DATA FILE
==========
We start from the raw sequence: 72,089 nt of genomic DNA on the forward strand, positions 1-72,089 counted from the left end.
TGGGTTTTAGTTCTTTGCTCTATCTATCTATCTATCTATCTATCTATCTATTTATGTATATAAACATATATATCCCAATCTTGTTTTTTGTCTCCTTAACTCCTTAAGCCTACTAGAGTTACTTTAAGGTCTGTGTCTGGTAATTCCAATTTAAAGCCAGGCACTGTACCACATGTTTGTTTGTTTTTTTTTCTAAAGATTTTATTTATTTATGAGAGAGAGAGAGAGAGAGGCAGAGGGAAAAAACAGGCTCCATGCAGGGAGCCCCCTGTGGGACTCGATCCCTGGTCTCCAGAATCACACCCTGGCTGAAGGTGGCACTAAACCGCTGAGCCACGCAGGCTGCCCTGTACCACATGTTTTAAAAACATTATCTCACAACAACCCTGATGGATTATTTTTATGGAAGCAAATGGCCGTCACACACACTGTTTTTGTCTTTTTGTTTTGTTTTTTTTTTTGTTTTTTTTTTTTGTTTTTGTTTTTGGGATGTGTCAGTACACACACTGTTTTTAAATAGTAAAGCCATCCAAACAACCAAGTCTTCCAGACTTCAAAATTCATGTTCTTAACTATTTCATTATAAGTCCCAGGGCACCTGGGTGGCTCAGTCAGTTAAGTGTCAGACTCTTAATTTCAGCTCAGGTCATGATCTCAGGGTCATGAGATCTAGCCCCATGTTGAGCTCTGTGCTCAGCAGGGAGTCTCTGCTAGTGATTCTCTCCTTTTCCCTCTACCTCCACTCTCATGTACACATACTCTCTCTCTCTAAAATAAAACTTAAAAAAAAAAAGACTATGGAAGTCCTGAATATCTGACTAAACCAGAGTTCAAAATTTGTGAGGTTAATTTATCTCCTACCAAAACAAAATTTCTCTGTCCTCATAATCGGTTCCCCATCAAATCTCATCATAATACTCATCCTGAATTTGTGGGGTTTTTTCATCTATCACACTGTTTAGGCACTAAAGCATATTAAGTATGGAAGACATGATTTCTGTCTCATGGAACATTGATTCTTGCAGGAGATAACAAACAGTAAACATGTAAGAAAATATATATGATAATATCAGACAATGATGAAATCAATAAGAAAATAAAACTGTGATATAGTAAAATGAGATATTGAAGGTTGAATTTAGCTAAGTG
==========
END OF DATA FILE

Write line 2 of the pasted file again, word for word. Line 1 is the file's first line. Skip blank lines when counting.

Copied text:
TGGGTTTTAGTTCTTTGCTCTATCTATCTATCTATCTATCTATCTATCTATTTATGTATATAAACATATATATCCCAATCTTGTTTTTTGTCTCCTTAACTCCTTAAGCCTACTAGAGTTACTTTAAGGTCTGTGTCTGGTAATTCCAATTTAAAGCCAGGCACTGTACCACATGTTTGTTTGTTTTTTTTTCTAAAGATTTTATTTATTTATGAGAGAGAGAGAGAGAGAGGCAGAGGGAAAAAACAGGCTCCATGCAGGGAGCCCCCTGTGGGACTCGATCCCTGGTCTCCAGAATCACACCCTGGCTGAAGGTGGCACTAAACCGCTGAGCCACGCAGGCTGCCCTGTACCACATGTTTTAAAAACATTATCTCACAACAACCCTGATGGATTATTTTTATGGAAGCAAATGGCCGTCACACACACTGTTTTTGTCTTTTTGTTTTGTTTTTTTTTTTGTTTTTTTTTTTTGTTTTTGTTTTTGGGATGTGTCAGTACACACACTGTTTTTAAATAGTAAAGCCATCCAAACAACCAAGTCTTCCAGACTTCAAAATTCATGTTCTTAACTATTTCATTATAAGTCCCAGGGCACCTGGGTGGCTCAGTCAGTTAAGTGTCAGACTCTTAATTTCAGCTCAGGTCATGATCTCAGGGTCATGAGATCTAGCCCCATGTTGAGCTCTGTGCTCAGCAGGGAGTCTCTGCTAGTGATTCTCTCCTTTTCCCTCTACCTCCACTCTCATGTACACATACTCTCTCTCTCTAAAATAAAACTTAAAAAAAAAAAGACTATGGAAGTCCTGAATATCTGACTAAACCAGAGTTCAAAATTTGTGAGGTTAATTTATCTCCTACCAAAACAAAATTTCTCTGTCCTCATAATCGGTTCCCCATCAAATCTCATCATAATACTCATCCTGAATTTGTGGGGTTTTTTCATCTATCACACTGTTTAGGCACTAAAGCATATTAAGTATGGAAGACATGATTTCTGTCTCATGGAACATTGATTCTTGCAGGAGATAACAAACAGTAAACATGTAAGAAAATATATATGATAATATCAGACAATGATGAAATCAATAAGAAAATAAAACTGTGATATAGTAAAATGAGATATTGAAGGTTGAATTTAGCTAAGTG